from APRS-IS and transmit them as direct packets, not third-party. (I've
since changed that where a further modification of aprx allows for input
on TNC-style interfaces, including TCP ports, to be converted into ax.25
packet structures for transmission to KISS interfaces. The TCP port is
fed from a tail of a file through SSH from the server. Basically, the
script on the server simply creates a properly formatted TNC packet,
appends it to a file, which gets "tailed" by my home server, written to
a socket, which is fed into an aprx TNC interface, and then simply
digipeated out the KISS interface to the radio. It avoids the detour
through APRS-IS. This interface is K4FHK-3, while K4FHK-10 is the KISS
interface of the Igate.)

So the method for getting onto RF was done. Next was the question of
path and hops. It was clear that there is no need for mobile Hams in
other States (in my case, Kentucky and Alabama) to receive these
objects, so the path was chosen to be "TN". I experimented with hop
counts and settled on two hops. One hop to get from my station to one of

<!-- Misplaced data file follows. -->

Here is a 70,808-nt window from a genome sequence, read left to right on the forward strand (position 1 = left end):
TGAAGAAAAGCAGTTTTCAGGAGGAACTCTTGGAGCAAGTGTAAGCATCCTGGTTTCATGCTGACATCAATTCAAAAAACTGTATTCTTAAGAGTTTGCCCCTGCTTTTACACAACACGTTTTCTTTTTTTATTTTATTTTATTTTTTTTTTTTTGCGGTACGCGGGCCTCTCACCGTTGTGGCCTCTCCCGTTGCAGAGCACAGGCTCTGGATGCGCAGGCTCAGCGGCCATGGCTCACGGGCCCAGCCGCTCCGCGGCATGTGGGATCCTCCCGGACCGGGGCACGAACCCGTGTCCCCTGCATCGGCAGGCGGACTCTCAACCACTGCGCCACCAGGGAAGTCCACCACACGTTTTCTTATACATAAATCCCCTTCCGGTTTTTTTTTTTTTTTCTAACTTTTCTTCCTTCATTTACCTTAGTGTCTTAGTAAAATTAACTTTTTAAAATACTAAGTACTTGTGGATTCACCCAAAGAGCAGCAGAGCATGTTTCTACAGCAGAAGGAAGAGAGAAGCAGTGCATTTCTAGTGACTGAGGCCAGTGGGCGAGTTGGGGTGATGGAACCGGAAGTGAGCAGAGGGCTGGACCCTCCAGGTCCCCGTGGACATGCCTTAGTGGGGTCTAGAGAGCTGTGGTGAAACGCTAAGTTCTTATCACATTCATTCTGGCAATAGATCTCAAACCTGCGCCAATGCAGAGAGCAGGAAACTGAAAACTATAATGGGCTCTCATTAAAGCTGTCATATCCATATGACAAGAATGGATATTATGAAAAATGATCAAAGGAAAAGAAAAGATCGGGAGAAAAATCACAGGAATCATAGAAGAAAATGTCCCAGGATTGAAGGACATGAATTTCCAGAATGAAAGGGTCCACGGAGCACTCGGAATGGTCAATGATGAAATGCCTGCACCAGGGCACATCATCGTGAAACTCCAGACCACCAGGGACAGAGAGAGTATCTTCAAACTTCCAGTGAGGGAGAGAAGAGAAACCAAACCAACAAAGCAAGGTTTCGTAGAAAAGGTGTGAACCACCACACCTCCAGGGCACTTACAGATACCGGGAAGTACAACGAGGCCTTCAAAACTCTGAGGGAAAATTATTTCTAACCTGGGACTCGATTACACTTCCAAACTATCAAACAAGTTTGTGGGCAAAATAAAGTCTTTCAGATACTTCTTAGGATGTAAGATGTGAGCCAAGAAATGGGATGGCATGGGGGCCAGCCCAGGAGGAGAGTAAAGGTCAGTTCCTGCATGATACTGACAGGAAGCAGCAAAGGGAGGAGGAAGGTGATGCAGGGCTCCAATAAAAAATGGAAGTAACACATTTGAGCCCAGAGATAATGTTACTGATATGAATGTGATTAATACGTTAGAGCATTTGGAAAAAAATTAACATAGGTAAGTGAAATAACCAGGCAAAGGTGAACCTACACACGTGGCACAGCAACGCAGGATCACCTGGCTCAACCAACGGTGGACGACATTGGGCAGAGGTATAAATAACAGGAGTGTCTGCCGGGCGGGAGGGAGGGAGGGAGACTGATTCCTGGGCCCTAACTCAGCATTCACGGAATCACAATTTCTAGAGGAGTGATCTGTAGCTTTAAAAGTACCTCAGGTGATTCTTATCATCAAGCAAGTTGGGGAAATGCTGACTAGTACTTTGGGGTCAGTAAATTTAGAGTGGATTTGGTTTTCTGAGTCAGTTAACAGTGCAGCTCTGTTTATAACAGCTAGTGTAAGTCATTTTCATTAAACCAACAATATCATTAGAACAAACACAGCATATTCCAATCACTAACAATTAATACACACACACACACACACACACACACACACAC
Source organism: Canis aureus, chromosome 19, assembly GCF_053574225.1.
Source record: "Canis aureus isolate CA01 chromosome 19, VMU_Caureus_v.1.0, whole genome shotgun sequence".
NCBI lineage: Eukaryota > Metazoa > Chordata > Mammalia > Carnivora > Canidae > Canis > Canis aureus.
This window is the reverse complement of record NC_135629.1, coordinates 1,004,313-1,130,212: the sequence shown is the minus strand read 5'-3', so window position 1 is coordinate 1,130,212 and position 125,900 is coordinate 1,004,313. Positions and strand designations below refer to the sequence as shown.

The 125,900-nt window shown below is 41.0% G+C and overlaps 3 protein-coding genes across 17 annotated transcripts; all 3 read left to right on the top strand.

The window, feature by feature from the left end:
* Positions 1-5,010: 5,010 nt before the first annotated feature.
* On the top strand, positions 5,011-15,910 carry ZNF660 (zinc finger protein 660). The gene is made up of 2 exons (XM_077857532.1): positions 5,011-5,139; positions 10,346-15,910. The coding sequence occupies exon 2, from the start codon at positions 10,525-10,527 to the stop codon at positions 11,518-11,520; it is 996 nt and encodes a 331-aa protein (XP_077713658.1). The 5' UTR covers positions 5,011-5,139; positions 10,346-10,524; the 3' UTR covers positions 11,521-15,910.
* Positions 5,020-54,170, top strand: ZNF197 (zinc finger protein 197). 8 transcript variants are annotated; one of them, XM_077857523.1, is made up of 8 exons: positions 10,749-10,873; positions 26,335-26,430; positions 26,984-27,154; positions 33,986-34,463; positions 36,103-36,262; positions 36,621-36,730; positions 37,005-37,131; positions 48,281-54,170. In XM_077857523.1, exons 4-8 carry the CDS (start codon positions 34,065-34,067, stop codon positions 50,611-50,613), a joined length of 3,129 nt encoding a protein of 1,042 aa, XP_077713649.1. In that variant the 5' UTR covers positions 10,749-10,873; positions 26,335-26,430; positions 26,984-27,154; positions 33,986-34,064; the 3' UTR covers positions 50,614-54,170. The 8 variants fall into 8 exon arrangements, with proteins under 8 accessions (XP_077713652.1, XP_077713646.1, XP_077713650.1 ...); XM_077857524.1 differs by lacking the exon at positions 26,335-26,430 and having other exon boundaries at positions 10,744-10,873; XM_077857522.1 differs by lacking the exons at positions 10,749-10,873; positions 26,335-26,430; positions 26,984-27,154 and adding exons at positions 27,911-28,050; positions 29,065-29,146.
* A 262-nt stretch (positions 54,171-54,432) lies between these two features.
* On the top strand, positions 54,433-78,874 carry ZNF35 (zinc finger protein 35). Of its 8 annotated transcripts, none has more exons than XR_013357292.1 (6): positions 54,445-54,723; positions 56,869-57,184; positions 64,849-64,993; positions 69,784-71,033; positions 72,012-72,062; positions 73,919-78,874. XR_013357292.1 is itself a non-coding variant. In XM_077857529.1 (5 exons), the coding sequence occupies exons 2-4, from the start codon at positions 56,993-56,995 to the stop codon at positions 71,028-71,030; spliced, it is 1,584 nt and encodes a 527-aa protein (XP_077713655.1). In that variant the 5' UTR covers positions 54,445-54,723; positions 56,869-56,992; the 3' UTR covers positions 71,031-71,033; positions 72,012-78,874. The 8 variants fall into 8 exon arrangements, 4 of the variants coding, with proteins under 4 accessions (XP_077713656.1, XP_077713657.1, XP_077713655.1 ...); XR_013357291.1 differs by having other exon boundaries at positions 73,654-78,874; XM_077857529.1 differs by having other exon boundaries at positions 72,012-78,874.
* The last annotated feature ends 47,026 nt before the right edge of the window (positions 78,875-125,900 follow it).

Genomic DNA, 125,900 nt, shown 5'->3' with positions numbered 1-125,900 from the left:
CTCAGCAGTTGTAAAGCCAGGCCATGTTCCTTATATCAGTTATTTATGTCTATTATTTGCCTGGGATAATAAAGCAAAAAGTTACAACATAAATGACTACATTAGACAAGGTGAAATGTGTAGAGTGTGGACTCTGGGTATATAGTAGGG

two digis that can hear me well, and another hop to ensure delivery to
my intended coverage area, Middle Tennessee. It is limited to 80 miles
(130 KM) around Nashville, covering from just east of the Tennessee
River in the West to a bit past Cookeville in the East, and all the way
down to the Alabama border. 

However, since all TDOT reports are brought into APRS-IS, the accidents
for the whole State are covered on IS.

(See father below some notes for others who are interested in covering
other parts of TN).

There you have it. The RSS feed gets polled, processed (coordinates,
description shortened, etc), injected into APRS-IS, picked up by an
Igate and brought onto RF with a path of TN2-2 as a direct message,
keeping on-air time as short as possible.

But how often?

The Timing

The timing of this system is perhaps its most unique aspect. We can't
simply flood APRS-IS with data since someone might gate it back to RF,
which would cause horrible congestion. What I came up with is a
two-tiered, throttled timing. (I will be describing the older timing
here which explains it better, although the timing was recently
changed). It is two-tiered in order to give APRS-IS users immediate and
always current data, while adhering to a certain pattern on RF to avoid
unnecessary transmission.

The main script will start its processing every 3 minutes, so the main
cycle time is 3 minutes. It polls the TDOT RSS feed, converts the new
data and stores it in a local database. Next, that database is checked